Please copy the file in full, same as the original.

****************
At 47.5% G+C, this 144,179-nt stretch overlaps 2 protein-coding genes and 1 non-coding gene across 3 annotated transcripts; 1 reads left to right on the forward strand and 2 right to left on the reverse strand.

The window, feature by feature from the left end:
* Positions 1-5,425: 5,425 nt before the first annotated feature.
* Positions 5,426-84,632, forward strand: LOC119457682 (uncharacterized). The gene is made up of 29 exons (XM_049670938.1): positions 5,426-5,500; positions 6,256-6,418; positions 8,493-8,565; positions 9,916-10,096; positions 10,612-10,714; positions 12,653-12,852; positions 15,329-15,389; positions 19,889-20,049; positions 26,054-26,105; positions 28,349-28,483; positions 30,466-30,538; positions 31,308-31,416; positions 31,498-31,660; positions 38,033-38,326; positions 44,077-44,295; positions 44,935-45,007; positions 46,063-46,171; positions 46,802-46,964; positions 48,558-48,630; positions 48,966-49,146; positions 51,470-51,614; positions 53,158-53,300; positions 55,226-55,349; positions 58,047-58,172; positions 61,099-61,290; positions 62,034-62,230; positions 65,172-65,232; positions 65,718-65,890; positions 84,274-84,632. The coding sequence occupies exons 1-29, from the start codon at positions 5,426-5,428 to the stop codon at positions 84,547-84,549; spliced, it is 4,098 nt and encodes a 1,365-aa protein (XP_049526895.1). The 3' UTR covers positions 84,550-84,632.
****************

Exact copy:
At 47.5% G+C, this 144,179-nt stretch overlaps 2 protein-coding genes and 1 non-coding gene across 3 annotated transcripts; 1 reads left to right on the forward strand and 2 right to left on the reverse strand.

The window, feature by feature from the left end:
* Positions 1-5,425: 5,425 nt before the first annotated feature.
* Positions 5,426-84,632, forward strand: LOC119457682 (uncharacterized). The gene is made up of 29 exons (XM_049670938.1): positions 5,426-5,500; positions 6,256-6,418; positions 8,493-8,565; positions 9,916-10,096; positions 10,612-10,714; positions 12,653-12,852; positions 15,329-15,389; positions 19,889-20,049; positions 26,054-26,105; positions 28,349-28,483; positions 30,466-30,538; positions 31,308-31,416; positions 31,498-31,660; positions 38,033-38,326; positions 44,077-44,295; positions 44,935-45,007; positions 46,063-46,171; positions 46,802-46,964; positions 48,558-48,630; positions 48,966-49,146; positions 51,470-51,614; positions 53,158-53,300; positions 55,226-55,349; positions 58,047-58,172; positions 61,099-61,290; positions 62,034-62,230; positions 65,172-65,232; positions 65,718-65,890; positions 84,274-84,632. The coding sequence occupies exons 1-29, from the start codon at positions 5,426-5,428 to the stop codon at positions 84,547-84,549; spliced, it is 4,098 nt and encodes a 1,365-aa protein (XP_049526895.1). The 3' UTR covers positions 84,550-84,632.